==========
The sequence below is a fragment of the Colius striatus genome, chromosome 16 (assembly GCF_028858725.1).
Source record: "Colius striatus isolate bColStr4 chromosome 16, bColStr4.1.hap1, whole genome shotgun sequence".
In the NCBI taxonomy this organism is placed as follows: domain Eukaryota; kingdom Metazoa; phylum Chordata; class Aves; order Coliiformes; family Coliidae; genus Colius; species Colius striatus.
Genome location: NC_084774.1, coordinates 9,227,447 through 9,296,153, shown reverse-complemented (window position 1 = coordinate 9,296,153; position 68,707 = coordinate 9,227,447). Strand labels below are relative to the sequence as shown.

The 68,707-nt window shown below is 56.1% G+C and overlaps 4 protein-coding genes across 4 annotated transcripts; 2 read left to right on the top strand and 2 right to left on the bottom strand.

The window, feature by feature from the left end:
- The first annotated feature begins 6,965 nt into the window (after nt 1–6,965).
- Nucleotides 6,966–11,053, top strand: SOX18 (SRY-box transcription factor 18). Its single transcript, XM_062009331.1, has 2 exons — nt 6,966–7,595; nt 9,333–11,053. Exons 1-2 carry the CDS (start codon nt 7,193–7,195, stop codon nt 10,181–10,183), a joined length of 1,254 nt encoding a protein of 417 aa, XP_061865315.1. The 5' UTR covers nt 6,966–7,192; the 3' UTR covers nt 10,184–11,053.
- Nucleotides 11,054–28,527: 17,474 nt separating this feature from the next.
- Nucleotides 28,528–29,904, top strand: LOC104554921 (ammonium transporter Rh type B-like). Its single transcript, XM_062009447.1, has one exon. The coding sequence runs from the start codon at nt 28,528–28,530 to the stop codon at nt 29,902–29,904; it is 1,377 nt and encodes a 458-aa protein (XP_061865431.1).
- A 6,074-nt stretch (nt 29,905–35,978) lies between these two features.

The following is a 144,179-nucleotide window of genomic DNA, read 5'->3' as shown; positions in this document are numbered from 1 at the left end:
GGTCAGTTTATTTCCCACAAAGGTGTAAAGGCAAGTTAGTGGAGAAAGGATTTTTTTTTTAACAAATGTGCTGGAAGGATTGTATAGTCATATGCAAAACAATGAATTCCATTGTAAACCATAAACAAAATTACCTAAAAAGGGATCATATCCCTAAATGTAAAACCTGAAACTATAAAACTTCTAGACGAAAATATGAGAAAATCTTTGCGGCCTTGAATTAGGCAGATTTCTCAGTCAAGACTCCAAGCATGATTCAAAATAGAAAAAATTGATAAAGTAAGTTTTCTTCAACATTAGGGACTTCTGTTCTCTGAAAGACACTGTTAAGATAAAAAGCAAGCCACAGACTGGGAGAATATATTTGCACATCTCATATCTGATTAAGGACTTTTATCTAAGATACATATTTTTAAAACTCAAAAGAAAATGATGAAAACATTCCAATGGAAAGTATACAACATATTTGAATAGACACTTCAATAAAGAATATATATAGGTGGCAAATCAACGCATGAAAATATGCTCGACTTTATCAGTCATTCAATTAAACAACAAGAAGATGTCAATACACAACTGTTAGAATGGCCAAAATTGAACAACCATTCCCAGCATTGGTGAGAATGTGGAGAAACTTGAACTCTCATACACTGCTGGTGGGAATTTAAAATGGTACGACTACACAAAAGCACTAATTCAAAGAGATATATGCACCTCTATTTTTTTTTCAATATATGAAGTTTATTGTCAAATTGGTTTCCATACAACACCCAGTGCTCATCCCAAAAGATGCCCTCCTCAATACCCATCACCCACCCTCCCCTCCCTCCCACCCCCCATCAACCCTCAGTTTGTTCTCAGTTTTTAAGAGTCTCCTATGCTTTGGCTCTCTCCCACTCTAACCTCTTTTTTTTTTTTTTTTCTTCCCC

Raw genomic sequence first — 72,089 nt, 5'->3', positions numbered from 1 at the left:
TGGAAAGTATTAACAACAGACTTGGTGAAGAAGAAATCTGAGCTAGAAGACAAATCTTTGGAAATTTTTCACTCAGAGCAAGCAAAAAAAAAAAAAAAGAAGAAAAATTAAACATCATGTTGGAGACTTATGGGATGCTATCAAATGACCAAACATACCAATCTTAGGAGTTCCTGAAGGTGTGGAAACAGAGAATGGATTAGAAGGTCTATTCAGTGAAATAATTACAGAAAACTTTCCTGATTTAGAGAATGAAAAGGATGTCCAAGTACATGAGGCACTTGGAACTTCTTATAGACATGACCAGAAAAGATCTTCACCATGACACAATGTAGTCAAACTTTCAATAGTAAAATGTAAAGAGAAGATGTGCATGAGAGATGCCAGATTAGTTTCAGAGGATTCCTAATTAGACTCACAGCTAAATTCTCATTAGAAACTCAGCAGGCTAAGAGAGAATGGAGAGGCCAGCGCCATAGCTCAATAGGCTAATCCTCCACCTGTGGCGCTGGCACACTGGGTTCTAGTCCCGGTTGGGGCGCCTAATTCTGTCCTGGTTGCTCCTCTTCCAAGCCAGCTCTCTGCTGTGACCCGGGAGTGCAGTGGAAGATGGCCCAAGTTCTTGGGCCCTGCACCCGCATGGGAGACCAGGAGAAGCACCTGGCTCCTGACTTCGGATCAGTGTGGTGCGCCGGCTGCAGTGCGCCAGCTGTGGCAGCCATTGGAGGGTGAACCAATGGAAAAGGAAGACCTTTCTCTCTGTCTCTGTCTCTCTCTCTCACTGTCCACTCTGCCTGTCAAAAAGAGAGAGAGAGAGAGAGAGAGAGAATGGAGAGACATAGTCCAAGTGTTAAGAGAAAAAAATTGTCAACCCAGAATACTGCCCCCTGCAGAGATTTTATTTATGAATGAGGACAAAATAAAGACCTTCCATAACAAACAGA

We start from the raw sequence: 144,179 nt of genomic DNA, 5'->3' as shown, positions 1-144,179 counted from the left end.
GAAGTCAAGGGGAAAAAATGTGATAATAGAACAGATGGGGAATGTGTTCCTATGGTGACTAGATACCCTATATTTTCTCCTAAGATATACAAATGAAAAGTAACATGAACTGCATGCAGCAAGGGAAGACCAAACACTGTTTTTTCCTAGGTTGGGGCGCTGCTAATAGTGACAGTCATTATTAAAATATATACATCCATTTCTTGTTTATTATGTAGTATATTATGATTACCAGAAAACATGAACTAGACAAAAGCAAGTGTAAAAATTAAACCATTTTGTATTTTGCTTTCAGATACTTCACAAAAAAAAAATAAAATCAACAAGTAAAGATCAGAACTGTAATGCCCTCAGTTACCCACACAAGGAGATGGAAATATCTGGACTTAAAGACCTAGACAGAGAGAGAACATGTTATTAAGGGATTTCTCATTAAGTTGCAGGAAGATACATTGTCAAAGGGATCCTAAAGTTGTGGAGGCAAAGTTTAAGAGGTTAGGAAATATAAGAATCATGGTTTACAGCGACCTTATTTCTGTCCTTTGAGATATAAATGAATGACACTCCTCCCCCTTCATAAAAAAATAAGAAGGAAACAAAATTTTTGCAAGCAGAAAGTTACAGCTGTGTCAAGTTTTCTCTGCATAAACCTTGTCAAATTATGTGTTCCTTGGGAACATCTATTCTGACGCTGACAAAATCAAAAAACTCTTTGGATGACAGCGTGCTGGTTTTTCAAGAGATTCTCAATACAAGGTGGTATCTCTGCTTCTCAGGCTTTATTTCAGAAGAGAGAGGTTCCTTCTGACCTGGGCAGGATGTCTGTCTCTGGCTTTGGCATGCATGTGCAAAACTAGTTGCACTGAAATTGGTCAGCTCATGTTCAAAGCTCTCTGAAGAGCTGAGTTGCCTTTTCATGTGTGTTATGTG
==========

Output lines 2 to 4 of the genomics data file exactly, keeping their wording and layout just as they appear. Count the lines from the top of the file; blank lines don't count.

Source record: "Colius striatus isolate bColStr4 chromosome 16, bColStr4.1.hap1, whole genome shotgun sequence".
In the NCBI taxonomy this organism is placed as follows: domain Eukaryota; kingdom Metazoa; phylum Chordata; class Aves; order Coliiformes; family Coliidae; genus Colius; species Colius striatus.
Genome location: NC_084774.1, coordinates 9,227,447 through 9,296,153, shown reverse-complemented (window position 1 = coordinate 9,296,153; position 68,707 = coordinate 9,227,447). Strand labels below are relative to the sequence as shown.